Tallahassee Reports has learned that the number of people with a criminal background hired by the City of Tallahassee has increased during the year after the “Ban the Box” initiative was passed by the Tallahassee City Commission.
“Ban the Box” is the slogan used by a nationwide movement that identified job and housing discrimination as huge barriers to those returning to communities after jail or prison. Supporters of the movement encourage employers to choose their best candidates based on job skills and qualifications, not past convictions.
In early 2015, led by Mayor Andrew Gillum, the City of Tallahassee adopted a form of “Ban the Box” in a controversial 3-2 vote. City Commissioners Gil Ziffer and Scott Maddox voted against the measure, while Commissioner Nancy Miller and Curtis Richardson supported the proposal.
The following information was recently provided to Tallahassee Reports by the City’s Human Resource Department.
Percentage of Hires with Criminal Background
YEAR % Hired (Number)
2014 11.3% (89)
2015 11.3% (77)
2016 15.9% (106)
The information shows that in 2014, before the City of Tallahassee passed “Ban the Box” in 2015, 11.3% of the 816 people hire had criminal backgrounds. The numbers remained approximately the same in 2015.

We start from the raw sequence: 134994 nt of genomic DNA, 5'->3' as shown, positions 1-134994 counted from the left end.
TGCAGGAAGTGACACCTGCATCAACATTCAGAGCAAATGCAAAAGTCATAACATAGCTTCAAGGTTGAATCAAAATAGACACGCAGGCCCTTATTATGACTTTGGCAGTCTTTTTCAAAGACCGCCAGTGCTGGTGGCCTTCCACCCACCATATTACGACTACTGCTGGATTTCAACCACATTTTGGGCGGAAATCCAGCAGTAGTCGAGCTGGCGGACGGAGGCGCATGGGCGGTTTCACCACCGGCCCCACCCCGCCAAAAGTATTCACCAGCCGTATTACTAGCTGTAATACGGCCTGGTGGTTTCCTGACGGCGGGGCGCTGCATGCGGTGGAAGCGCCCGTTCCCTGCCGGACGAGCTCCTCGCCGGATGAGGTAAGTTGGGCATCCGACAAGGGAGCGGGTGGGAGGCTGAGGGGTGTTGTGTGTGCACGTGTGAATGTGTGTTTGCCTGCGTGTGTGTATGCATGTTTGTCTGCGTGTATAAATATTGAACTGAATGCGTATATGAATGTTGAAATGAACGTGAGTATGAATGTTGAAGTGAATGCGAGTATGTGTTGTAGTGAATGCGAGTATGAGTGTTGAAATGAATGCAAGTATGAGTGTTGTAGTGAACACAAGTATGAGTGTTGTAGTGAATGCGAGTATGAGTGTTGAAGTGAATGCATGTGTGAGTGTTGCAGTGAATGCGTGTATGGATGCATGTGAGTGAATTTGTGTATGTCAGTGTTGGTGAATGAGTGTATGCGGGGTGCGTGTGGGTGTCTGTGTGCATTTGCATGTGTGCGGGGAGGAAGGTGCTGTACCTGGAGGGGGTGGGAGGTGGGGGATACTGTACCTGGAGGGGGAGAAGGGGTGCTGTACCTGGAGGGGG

However, in 2016 the percentage of those hired with criminal backgrounds increased to 15.9%. The means that 107 of the 680 new hires had a criminal background.
A comprehensive study by the Center for Economic and Policy Research found that in 2008 “about one in 15 working-age adults was an ex-felon.” This number translates to about 7% of the workforce.
“Ban the box” has long been supported by liberal criminal justice reform advocates. But conservatives and libertarians are also supporting the initiative. For example, eighteen states have enacted “ban the box” legislation, including states governed by Republicans.
The Washington Examiner reported that Chris Christie signed legislation banning the box in 2014. John Kasich did the same thing in Ohio in 2015. As governor of Florida, Jeb Bush signed an executive order promoting the hiring of ex-offenders. Also, Kentucky Sen. Rand Paul has introduced federal legislation to seal the criminal records of non-violent offenders.